Hidden Figures

The release of two widely publicized books on female computers in the early Space Age in the same year (one of them with a forthcoming movie adaptation too) has to be unprecedented. The first was Rise of the Rocket Girls, about the women who worked as human computers (a redundant term before the 1950s) for the Jet Propulsion Laboratory in Pasadena, California. The second, Hidden Figures, is about the African-American women among those who did similar work for the Langley research center in Virginia. (There’s even a third book, by Dava Sobel, that covers an earlier generation of computers who worked at the Harvard Observatory).

Both Rise of the Rocket Girls and Hidden Figures are fascinating accounts of the essential roles that female computers played in aerospace research, capturing the challenging social milieu in which they worked. Hidden Figures also manages to address the impact of segregation and discrimination in the overlapping local, regional, and national contexts surrounding the work of the computers at Langley (itself a segregated workplace). It’s a story well worth reading, before or after the movie adaptation – focusing on Katherine Johnson’s contribution to the calculations for the first orbital Mercury flight – goes into wide release in January. The trailers I’ve seen look good, though Kevin Costner as a fictional NASA manager gets to strike a literal blow (with a fire axe!) against racism that goes way beyond anything NASA management actually did for their African-American staff.

In the last chapter of Hidden Figures, Shetterly discusses having to cut the section of the book about how several of its key figures moved into human resources and advocacy to try and overcome the less obvious discrimination against women and minorities in the workforce that was still going on in the 1970s and 80s. You never know from a trailer, but I suspect the movie’s not going to end with the uphill battle for recognition and equal treatment that persisted even after Johnson’s work.

As Sobel’s made clear in some of her pre-publication publicity, the stories of female computers are less undiscovered than regularly and distressingly forgotten. The women who worked in the Harvard Observatory were well known at the time; Katherine Johnson received substantial publicity at least within the African-American press for her work on Mercury. Academic writing, including a book with Princeton University Press, has covered the work of female computers in various fora. Perhaps a major Hollywood movie will help the story stick this time.

Tides of War, Part One

The best-known story about environmental science and D-Day has to be that of the last-minute forecast that let the invasion go ahead. That prediction, though, was only one of many contributions by Allied environmental scientists to the success of the invasion. Another was the secretive preparation of mundane but vital preparations for the assault: calculating the tides for D-Day.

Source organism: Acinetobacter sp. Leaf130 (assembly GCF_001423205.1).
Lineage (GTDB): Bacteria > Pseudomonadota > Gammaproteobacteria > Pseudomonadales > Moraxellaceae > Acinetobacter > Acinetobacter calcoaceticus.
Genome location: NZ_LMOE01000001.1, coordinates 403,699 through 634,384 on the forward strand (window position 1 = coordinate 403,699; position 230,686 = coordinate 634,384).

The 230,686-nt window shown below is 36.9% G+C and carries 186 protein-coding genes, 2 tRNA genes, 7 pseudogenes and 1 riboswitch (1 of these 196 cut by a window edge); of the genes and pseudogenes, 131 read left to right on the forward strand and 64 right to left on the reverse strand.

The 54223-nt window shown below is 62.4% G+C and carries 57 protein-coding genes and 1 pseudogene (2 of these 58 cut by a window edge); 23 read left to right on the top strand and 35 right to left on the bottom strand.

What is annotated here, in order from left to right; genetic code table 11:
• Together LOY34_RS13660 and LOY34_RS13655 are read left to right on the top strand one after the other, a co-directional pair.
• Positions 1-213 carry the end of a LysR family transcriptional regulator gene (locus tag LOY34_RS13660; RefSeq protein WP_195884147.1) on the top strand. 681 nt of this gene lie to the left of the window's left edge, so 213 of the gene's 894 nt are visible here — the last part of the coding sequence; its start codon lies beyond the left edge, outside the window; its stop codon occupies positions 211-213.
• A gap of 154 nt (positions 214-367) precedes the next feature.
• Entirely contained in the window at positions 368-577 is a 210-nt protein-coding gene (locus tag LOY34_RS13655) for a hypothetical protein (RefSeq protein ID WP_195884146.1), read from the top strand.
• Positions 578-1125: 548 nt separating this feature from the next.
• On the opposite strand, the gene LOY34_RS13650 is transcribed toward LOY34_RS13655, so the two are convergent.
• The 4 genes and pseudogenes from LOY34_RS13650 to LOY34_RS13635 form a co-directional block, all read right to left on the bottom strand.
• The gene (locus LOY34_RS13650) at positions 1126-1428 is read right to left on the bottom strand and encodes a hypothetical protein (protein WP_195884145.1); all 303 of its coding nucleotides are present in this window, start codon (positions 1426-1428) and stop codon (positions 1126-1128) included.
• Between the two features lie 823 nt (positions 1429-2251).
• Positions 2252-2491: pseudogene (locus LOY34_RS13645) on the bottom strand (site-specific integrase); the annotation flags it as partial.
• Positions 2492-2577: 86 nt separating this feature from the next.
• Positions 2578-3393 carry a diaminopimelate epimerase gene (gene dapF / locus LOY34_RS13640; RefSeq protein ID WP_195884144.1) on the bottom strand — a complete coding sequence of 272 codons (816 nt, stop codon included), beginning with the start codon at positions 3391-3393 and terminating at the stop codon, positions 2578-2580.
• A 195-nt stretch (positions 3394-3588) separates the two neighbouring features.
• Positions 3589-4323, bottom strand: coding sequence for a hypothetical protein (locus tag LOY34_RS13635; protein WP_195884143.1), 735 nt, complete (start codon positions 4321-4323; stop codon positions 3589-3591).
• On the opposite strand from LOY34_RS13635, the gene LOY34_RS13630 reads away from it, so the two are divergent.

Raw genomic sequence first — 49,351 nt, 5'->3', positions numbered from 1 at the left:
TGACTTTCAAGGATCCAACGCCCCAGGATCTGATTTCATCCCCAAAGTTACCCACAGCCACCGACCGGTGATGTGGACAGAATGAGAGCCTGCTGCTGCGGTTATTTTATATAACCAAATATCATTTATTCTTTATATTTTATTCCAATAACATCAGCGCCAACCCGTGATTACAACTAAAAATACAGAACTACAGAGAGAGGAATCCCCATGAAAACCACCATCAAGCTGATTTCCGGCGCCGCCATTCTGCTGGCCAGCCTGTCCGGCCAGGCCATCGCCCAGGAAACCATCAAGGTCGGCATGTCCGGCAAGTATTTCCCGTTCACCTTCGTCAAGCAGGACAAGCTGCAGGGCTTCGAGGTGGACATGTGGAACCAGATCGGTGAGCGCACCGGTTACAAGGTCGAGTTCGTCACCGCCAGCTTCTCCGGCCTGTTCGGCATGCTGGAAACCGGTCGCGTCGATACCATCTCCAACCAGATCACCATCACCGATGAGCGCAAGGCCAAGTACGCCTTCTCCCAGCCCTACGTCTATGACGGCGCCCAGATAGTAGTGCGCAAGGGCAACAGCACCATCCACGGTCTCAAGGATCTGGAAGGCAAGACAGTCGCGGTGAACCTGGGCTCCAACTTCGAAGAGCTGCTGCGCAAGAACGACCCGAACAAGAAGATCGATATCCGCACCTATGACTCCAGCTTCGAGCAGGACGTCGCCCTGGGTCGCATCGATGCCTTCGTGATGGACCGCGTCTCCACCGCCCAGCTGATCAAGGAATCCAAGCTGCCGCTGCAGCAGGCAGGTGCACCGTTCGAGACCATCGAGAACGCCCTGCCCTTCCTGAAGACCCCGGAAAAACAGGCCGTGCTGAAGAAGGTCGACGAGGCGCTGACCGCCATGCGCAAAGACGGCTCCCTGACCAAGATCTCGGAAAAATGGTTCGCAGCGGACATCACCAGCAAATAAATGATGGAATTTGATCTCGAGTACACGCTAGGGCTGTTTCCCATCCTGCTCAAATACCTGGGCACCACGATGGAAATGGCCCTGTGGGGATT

The theoretical basis for tide prediction was the work of Newton, Daniel Bernoulli, and Pierre Simon Laplace, the third of whom was the first to outline the equations that describe the rise and fall of the tides. Laplace’s equations were too complex to use in practice, but in the mid-nineteenth century the British scientist William Thomson (later ennobled as Lord Kelvin) demonstrated that, given enough tidal measurements, one could use harmonic analysis to divide the tide-generating forces for a particular shoreline into a series of waves of known frequencies and amplitudes (the tidal constituents). That same process, carried out in reverse, would let one predict the tides along that shore. Unfortunately, making those calculations was was time-consuming the point of impracticality. However, Thomson also demonstrated that it was possible to construct an analog machine that would do the necessary work automatically.

Thomson’s machine drew a curve representing the height of the tide with a pen that was attached to the end of a long wire. The wire ran over top of a series of pulleys, which were raised and lowered by gears which reflected the the frequency and amplitude of the tidal constituents. As each pulley rose or fell, it affected the length of the wire’s path and thus the position of the pen. Altogether, they reflected the combined effect of the tidal constituents being simulated.

Thomson's design sketch for the third tide-predicting machine, 1879. Image courtesy Wikimedia.

Thomson’s design sketch for the third tide-predicting machine, 1879. Image courtesy Wikimedia.

The first machine, built in 1872, had gears for only ten constituents, but later machines could represent many more. Machines of his design, many of them built in Great Britain, were also used in other countries to create the necessary tide tables for their ports. In the United States, a different mechanical approach developed by William Ferrel was used to build similar machines. Altogether, though, tide-predicting were specialized, expensive, and rare. According to a modern inventory, only thirty-three were ever built – twenty-five of them in London, Glasgow, or Liverpool.

During the Second World War, the Admiralty Hydrographic Office relied on two tide-predicting machines operated by Arthur Thomas Doodson at the Liverpool Tidal Institute to do all their tidal calculations. One was Thomson’s original machine, refitted to handle twenty-six constituents. The other was a machine designed by Edward Roberts in 1906 and equipped for forty constituents.